Nonprofit Corporation Law Amendments Ease Requirements on NY Nonprofits

By

A new law is poised to make governance easier for nonprofit organizations throughout New York state while improving board oversight in key areas including finance, handling conflicts of interest and whistleblower complaints. Most elements of the new law, which amends the Not-for-Profit Corporation Law and Estates, Powers and Trust Law, will take effect May 27, 2017. 

The new law was developed to respond to certain problematic requirements in the Nonprofit Revitalization Act of 2013. In particular, many nonprofits  encountered challenges related to certain transactions, independent directors, and the formation and operation of committees.

A working group consisting of the New York State Law Revision Commission, Lawyers Alliance for New York, New York City Bar Association, New York State Bar Association and Nonprofit Coordinating Committee joined together to draft a legislative fix to address these issues. Governor Cuomo signed the new law in late November 2016.

Based on the changes mandated by the new law, New York nonprofits may need to amend their governance documents and take other actions to come into compliance. By May 27, 2017, New York nonprofit organizations must review and revise their Bylaws, Conflict of Interest – and if they have one – Whistleblower Policies, to expand the definition of related party to include three new categories of key employees, now called “key persons,” and to require the board, instead of the corporation, to adopt and oversee implementation of the Conflict of Interest and Whistleblower policies.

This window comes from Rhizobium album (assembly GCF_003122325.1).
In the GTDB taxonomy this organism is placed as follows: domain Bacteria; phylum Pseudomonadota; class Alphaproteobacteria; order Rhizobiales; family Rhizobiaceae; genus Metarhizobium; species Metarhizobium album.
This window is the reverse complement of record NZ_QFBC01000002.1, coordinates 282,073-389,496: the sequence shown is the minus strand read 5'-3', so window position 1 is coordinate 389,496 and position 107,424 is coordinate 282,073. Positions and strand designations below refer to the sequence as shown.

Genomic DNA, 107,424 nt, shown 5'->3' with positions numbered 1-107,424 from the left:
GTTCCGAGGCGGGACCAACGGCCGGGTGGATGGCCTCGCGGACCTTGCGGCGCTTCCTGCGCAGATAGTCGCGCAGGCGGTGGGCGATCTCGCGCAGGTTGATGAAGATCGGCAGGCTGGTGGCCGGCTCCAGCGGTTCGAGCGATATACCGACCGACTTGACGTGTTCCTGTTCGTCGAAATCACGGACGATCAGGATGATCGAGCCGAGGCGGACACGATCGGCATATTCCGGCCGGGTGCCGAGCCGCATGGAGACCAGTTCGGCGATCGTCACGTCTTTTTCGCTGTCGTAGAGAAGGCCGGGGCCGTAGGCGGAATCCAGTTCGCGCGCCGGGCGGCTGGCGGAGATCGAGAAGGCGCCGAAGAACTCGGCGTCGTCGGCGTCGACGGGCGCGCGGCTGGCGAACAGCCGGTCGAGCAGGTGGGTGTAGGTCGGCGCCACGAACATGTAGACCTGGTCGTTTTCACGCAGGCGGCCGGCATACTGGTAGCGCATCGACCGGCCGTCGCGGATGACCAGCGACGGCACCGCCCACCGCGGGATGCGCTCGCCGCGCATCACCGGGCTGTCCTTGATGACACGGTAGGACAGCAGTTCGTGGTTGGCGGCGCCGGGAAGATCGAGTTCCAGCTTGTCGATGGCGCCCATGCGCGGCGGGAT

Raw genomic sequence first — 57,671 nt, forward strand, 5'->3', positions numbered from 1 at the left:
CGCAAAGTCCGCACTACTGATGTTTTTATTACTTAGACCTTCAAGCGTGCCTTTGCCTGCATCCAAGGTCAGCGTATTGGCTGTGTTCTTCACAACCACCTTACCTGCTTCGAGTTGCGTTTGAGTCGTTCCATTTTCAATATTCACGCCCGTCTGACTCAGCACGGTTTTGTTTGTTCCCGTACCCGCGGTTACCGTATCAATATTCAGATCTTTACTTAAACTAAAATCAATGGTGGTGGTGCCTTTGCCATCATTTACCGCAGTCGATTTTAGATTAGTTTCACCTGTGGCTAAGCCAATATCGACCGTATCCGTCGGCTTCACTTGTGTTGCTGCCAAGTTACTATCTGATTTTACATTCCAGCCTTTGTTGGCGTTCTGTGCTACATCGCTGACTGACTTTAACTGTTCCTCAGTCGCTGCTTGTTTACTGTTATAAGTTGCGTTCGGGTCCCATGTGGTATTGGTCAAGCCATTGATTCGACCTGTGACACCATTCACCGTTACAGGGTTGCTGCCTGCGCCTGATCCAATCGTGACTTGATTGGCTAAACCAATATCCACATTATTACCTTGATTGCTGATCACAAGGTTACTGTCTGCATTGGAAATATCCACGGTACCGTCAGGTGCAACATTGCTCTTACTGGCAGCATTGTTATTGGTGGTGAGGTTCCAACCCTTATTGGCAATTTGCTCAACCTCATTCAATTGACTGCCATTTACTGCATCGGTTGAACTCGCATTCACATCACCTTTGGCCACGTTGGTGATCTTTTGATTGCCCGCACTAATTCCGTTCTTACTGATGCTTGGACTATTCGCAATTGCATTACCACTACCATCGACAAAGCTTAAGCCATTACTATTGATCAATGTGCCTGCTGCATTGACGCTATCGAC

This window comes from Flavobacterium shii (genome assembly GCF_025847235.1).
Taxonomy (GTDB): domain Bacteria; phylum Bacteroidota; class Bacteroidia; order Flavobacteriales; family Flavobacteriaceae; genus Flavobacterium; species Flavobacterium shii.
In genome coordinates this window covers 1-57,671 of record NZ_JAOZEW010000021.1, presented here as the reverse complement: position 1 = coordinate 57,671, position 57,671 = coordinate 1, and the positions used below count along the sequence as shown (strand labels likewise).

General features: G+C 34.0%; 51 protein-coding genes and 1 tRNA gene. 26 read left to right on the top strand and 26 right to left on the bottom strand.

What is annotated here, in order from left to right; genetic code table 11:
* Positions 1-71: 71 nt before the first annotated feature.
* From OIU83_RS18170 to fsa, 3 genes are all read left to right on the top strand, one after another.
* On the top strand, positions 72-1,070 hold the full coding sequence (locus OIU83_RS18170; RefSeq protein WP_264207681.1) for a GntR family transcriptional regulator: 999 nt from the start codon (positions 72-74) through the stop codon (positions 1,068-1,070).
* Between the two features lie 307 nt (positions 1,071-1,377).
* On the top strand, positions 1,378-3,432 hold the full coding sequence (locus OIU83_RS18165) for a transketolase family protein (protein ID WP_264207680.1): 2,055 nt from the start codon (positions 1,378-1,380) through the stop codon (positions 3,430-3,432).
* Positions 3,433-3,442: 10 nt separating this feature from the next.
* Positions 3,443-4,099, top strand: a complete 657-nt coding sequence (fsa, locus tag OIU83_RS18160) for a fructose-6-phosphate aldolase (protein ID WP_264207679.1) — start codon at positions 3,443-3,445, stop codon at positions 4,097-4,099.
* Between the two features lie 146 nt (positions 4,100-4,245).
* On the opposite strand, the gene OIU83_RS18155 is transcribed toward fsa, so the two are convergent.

Certain nonprofits operating in New York state will have to comply with the following additional requirements:

* If the board chair is an employee, two-thirds of the entire board must vote to approve a resolution authorizing the employee to continue serving in that role, and the approval should be recorded in the resolution or minutes by January 1, 2017.

* If the board has not officially voted to adopt the Conflict of Interest Policy and any existing Whistleblower Policy, it must do so before May 27, 2017.

* If the corporation has annual revenue over $1 million and 20 or more employees, by May 27, 2017 it must amend the Whistleblower Policy to require that employees may not participate in any board or committee deliberations or voting relating to the policy’s administration of the Whistleblower Policy. In addition, the person who is the subject of a whistleblower complaint may not be present at or participate in board or committee deliberations or vote on the matter relating to the complaint. He or she can provide information as background or answer questions before the deliberations and voting.

 

The new law also allows nonprofits to adopt the following procedures to streamline and improve efficiency in many operational areas: